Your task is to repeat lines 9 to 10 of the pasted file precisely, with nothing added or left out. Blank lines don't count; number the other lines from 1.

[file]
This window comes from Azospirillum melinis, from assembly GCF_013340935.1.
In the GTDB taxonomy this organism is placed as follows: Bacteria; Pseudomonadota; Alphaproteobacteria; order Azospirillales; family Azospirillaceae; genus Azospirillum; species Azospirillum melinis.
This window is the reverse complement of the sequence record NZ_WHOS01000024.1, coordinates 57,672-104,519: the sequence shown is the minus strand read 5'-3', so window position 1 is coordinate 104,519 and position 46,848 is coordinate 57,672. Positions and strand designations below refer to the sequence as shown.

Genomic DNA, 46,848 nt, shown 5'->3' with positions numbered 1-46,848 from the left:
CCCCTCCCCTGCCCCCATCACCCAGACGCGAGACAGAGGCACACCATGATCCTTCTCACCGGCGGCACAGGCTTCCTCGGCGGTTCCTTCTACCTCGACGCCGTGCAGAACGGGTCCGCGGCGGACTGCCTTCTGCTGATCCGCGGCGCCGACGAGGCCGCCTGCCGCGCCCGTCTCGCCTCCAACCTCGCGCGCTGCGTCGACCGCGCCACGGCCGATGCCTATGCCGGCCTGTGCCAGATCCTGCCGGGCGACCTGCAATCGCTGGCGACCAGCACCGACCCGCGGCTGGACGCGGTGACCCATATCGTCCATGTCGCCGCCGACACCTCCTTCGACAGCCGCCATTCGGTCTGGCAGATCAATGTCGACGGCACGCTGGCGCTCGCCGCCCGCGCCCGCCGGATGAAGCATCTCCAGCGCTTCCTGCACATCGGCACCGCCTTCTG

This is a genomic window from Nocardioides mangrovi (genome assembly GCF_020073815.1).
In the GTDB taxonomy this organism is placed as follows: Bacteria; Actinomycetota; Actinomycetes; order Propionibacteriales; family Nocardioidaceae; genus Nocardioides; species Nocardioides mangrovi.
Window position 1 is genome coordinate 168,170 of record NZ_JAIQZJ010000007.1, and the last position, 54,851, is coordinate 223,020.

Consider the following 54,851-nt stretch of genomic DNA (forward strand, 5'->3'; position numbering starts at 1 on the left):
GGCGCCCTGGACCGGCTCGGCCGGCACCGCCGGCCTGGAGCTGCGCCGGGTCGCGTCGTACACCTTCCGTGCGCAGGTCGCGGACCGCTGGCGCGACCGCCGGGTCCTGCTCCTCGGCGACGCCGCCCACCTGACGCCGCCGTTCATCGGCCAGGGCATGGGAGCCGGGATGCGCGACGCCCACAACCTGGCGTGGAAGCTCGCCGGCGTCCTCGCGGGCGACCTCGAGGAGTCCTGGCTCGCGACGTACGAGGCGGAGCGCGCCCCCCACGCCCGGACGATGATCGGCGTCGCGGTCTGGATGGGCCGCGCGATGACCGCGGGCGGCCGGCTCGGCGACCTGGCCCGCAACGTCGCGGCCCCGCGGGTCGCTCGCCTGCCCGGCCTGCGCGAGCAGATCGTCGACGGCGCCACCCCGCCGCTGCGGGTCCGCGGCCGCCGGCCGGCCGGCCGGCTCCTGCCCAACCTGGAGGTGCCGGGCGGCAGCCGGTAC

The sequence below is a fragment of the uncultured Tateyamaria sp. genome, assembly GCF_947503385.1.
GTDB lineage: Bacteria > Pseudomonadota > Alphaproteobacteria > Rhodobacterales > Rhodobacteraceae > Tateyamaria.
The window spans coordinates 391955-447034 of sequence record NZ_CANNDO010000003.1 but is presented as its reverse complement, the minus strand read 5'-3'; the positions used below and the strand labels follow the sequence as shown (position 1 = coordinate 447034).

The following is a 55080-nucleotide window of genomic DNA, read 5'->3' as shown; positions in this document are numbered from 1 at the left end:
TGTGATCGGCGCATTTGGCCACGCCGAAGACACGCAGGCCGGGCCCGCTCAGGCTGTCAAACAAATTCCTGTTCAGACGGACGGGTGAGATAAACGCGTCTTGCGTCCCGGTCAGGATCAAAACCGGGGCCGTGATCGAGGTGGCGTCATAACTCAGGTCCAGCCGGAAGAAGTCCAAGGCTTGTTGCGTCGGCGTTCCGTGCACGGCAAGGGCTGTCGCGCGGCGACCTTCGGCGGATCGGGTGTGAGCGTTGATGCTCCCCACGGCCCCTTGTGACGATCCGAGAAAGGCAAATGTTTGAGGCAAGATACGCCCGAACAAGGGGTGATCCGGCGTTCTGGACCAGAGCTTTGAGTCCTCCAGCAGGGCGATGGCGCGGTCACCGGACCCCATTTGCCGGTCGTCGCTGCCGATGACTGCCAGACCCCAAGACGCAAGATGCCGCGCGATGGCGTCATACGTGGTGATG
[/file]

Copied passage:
Consider the following 54,851-nt stretch of genomic DNA (forward strand, 5'->3'; position numbering starts at 1 on the left):
GGCGCCCTGGACCGGCTCGGCCGGCACCGCCGGCCTGGAGCTGCGCCGGGTCGCGTCGTACACCTTCCGTGCGCAGGTCGCGGACCGCTGGCGCGACCGCCGGGTCCTGCTCCTCGGCGACGCCGCCCACCTGACGCCGCCGTTCATCGGCCAGGGCATGGGAGCCGGGATGCGCGACGCCCACAACCTGGCGTGGAAGCTCGCCGGCGTCCTCGCGGGCGACCTCGAGGAGTCCTGGCTCGCGACGTACGAGGCGGAGCGCGCCCCCCACGCCCGGACGATGATCGGCGTCGCGGTCTGGATGGGCCGCGCGATGACCGCGGGCGGCCGGCTCGGCGACCTGGCCCGCAACGTCGCGGCCCCGCGGGTCGCTCGCCTGCCCGGCCTGCGCGAGCAGATCGTCGACGGCGCCACCCCGCCGCTGCGGGTCCGCGGCCGCCGGCCGGCCGGCCGGCTCCTGCCCAACCTGGAGGTGCCGGGCGGCAGCCGGTAC